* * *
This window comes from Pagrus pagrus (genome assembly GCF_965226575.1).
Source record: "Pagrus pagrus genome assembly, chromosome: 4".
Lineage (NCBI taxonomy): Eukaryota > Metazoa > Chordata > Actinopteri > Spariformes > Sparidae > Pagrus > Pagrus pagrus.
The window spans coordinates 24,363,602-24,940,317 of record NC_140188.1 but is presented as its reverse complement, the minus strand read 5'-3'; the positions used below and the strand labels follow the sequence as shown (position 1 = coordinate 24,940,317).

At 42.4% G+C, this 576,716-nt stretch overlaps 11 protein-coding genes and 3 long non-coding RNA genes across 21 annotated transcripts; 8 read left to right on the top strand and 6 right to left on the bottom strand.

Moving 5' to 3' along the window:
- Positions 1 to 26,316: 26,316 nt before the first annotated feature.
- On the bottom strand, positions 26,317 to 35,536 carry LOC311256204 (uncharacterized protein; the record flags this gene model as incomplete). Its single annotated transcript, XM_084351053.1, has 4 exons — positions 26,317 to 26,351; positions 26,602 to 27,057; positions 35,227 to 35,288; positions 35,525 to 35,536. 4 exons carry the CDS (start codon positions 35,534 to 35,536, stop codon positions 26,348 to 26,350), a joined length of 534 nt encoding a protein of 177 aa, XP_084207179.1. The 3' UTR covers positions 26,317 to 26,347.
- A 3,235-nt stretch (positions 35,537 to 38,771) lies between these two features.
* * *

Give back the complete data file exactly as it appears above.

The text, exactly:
This window comes from Pagrus pagrus (genome assembly GCF_965226575.1).
Source record: "Pagrus pagrus genome assembly, chromosome: 4".
Lineage (NCBI taxonomy): Eukaryota > Metazoa > Chordata > Actinopteri > Spariformes > Sparidae > Pagrus > Pagrus pagrus.
The window spans coordinates 24,363,602-24,940,317 of record NC_140188.1 but is presented as its reverse complement, the minus strand read 5'-3'; the positions used below and the strand labels follow the sequence as shown (position 1 = coordinate 24,940,317).

At 42.4% G+C, this 576,716-nt stretch overlaps 11 protein-coding genes and 3 long non-coding RNA genes across 21 annotated transcripts; 8 read left to right on the top strand and 6 right to left on the bottom strand.

Moving 5' to 3' along the window:
- Positions 1 to 26,316: 26,316 nt before the first annotated feature.
- On the bottom strand, positions 26,317 to 35,536 carry LOC311256204 (uncharacterized protein; the record flags this gene model as incomplete). Its single annotated transcript, XM_084351053.1, has 4 exons — positions 26,317 to 26,351; positions 26,602 to 27,057; positions 35,227 to 35,288; positions 35,525 to 35,536. 4 exons carry the CDS (start codon positions 35,534 to 35,536, stop codon positions 26,348 to 26,350), a joined length of 534 nt encoding a protein of 177 aa, XP_084207179.1. The 3' UTR covers positions 26,317 to 26,347.
- A 3,235-nt stretch (positions 35,537 to 38,771) lies between these two features.